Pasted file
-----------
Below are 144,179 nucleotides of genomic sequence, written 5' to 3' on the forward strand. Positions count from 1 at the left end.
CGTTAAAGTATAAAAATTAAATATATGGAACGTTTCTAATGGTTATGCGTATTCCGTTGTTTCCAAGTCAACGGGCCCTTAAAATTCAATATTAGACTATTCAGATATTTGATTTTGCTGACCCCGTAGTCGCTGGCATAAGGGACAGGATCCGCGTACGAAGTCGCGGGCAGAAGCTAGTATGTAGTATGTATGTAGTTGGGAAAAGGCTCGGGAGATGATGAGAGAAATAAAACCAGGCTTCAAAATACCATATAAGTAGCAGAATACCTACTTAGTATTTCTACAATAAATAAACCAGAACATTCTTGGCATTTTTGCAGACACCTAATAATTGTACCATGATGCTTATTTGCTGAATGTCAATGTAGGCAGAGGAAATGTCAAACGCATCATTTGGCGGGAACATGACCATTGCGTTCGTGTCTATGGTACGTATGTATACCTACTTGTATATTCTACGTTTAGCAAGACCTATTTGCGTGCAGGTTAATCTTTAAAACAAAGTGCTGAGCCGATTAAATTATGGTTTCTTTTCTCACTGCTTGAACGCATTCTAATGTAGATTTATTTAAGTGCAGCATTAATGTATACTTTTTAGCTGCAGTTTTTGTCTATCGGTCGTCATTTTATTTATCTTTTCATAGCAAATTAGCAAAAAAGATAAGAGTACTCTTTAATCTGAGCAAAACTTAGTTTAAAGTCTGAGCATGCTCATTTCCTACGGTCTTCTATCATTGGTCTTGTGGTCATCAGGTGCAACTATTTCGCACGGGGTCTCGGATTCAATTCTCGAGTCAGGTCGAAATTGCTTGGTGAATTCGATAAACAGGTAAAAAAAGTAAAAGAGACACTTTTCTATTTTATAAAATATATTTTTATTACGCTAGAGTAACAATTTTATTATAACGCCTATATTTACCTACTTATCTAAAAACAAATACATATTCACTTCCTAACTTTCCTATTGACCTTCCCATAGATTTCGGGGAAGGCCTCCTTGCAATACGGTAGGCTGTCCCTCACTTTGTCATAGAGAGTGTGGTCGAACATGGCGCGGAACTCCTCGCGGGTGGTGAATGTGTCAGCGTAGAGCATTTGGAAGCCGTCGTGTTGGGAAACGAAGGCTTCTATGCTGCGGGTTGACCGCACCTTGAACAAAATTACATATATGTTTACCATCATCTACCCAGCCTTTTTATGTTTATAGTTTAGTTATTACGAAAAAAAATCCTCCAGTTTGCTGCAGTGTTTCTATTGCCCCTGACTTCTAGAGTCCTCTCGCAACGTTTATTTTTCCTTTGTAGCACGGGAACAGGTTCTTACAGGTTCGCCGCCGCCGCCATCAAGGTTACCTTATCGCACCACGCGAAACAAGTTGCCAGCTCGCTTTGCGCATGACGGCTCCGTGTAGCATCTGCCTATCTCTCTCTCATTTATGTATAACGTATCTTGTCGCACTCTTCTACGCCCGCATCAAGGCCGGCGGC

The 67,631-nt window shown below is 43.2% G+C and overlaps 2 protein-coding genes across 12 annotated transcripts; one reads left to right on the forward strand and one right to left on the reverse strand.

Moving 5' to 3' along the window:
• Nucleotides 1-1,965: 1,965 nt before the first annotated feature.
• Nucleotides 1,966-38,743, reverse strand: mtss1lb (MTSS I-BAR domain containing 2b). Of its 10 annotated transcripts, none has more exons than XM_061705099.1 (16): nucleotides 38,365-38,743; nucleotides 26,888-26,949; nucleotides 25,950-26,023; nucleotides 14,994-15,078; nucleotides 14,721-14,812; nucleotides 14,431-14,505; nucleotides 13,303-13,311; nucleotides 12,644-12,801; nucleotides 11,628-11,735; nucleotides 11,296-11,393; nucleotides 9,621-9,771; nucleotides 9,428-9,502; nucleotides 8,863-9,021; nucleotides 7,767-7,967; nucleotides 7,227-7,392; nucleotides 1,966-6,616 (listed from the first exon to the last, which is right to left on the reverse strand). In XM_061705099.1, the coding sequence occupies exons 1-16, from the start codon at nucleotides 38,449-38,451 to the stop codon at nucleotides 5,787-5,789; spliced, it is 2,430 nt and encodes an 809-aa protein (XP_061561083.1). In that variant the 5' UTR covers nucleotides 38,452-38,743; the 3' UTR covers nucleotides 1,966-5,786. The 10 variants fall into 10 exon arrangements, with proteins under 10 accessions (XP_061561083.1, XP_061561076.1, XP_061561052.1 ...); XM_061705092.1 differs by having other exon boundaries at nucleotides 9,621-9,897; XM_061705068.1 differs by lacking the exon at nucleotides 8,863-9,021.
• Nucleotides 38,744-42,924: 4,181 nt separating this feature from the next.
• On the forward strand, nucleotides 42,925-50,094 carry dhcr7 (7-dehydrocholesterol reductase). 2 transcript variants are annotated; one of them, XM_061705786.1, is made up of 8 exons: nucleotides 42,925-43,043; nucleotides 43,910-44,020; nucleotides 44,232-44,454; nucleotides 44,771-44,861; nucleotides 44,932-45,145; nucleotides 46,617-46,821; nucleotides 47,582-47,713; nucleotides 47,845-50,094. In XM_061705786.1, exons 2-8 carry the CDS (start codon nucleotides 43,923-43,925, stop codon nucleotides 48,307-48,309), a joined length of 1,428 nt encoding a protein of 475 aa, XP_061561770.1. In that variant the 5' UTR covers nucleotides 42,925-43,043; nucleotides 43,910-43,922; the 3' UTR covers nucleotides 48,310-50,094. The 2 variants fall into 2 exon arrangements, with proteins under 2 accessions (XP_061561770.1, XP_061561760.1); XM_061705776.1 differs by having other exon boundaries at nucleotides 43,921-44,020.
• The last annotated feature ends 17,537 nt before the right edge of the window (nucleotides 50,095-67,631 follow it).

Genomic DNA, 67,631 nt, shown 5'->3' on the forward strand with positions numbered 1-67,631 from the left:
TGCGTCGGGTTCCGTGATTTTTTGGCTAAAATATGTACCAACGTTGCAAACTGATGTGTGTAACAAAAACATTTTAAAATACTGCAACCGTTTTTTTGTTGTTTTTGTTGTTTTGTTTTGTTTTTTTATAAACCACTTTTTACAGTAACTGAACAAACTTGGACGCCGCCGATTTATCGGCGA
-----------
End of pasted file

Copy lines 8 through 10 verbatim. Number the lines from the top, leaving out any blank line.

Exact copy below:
• On the forward strand, nucleotides 42,925-50,094 carry dhcr7 (7-dehydrocholesterol reductase). 2 transcript variants are annotated; one of them, XM_061705786.1, is made up of 8 exons: nucleotides 42,925-43,043; nucleotides 43,910-44,020; nucleotides 44,232-44,454; nucleotides 44,771-44,861; nucleotides 44,932-45,145; nucleotides 46,617-46,821; nucleotides 47,582-47,713; nucleotides 47,845-50,094. In XM_061705786.1, exons 2-8 carry the CDS (start codon nucleotides 43,923-43,925, stop codon nucleotides 48,307-48,309), a joined length of 1,428 nt encoding a protein of 475 aa, XP_061561770.1. In that variant the 5' UTR covers nucleotides 42,925-43,043; nucleotides 43,910-43,922; the 3' UTR covers nucleotides 48,310-50,094. The 2 variants fall into 2 exon arrangements, with proteins under 2 accessions (XP_061561770.1, XP_061561760.1); XM_061705776.1 differs by having other exon boundaries at nucleotides 43,921-44,020.
• The last annotated feature ends 17,537 nt before the right edge of the window (nucleotides 50,095-67,631 follow it).

Genomic DNA, 67,631 nt, shown 5'->3' on the forward strand with positions numbered 1-67,631 from the left: